Although many regard Antonio Vivaldi's cycle of violin concertos The Four Seasons as an "old chestnut," modern awareness of this set of four concertos only goes back to the 1920s when Gian Francesco Malipiero republished them for the first time since the original 1728 print. Popularized by American violinist Louis Kaufman in the 1940s, they are now among the most popular of all Baroque instrumental pieces. Violinists such as Kennedy, Anne-Sophie Mutter, and Janine Jansen have used recordings of the work to help launch their careers. Some may wonder, "what new can possibly done with the venerable old Four Seasons?" The Akademie fur Alte Musik Berlin has devised a new wrinkle through a striking new video made of a performance in Italy where they staged the Four Seasons with the help of choreographer Juan Kruz Diaz de Garaio Esnaola.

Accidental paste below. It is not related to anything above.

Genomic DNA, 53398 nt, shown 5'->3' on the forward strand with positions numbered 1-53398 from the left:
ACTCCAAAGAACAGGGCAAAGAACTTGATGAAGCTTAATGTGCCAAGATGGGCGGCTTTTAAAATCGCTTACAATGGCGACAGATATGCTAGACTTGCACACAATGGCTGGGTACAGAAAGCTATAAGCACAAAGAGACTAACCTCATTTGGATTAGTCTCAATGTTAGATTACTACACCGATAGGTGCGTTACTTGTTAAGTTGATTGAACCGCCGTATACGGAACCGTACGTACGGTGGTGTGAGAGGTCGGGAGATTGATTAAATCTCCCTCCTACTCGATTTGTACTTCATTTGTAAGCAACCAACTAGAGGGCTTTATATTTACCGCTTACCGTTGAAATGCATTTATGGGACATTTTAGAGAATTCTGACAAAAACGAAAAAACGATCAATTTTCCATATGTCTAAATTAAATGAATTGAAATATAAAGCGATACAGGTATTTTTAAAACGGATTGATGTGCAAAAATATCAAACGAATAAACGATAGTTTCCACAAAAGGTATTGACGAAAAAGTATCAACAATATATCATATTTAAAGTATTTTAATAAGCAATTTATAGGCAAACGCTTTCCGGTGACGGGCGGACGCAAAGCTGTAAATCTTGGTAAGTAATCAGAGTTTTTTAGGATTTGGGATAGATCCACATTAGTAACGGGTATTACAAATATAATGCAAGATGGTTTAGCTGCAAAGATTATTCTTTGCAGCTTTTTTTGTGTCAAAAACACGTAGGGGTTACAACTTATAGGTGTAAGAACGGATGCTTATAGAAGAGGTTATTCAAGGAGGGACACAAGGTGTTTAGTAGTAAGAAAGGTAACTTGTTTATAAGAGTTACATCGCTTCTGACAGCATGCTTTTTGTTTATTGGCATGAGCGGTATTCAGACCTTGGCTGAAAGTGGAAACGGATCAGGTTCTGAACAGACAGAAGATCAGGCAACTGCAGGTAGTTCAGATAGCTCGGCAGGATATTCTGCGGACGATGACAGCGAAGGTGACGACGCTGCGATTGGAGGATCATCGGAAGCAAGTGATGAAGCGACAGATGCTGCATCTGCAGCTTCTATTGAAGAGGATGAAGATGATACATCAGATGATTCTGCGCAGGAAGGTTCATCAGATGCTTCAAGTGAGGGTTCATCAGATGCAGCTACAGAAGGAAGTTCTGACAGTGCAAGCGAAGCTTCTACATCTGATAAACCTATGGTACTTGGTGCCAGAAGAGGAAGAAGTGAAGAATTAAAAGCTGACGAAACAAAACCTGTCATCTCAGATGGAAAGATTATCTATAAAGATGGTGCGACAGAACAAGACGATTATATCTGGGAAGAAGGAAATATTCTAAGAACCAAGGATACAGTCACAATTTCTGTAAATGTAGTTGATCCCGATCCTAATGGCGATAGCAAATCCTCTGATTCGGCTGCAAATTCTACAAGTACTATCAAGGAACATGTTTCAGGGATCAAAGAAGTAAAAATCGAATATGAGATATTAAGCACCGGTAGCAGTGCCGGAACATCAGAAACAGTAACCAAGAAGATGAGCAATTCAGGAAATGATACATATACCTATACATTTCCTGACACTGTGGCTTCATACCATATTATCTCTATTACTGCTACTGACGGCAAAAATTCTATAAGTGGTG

This performance was presented at a festival in the fall of 2009 and shown on television in Europe. A DVD of the performance is already available overseas, which, like the CD, also includes a similar staging of Jean-Féry Rebel's Les Elemens. No doubt the tiny stature and iron clad concentration of solo violinist Midori Seiler makes the involuntary acrobatics she "performs" in this video possible. Some American viewers might chortle "Oh, that's so European," but Vivaldi himself always intended the Four Seasons to be representative of something. He appended four descriptive sonnets to the printed score -- the only poetry that we know from Vivaldi's own hand -- to provide a clue to both his artistic and musical intentions. The Harmonia Mundi disc of Akademie fur Alte Musik Berlin's Four Seasons, combined with the Rebel, has made it's bow in the US in March 2010. No word yet if Harmonia is planning a release of this extraordinary video recording as well. Akademie fur Alte Musik Berlin plan to repeat the performance in Versailles in June.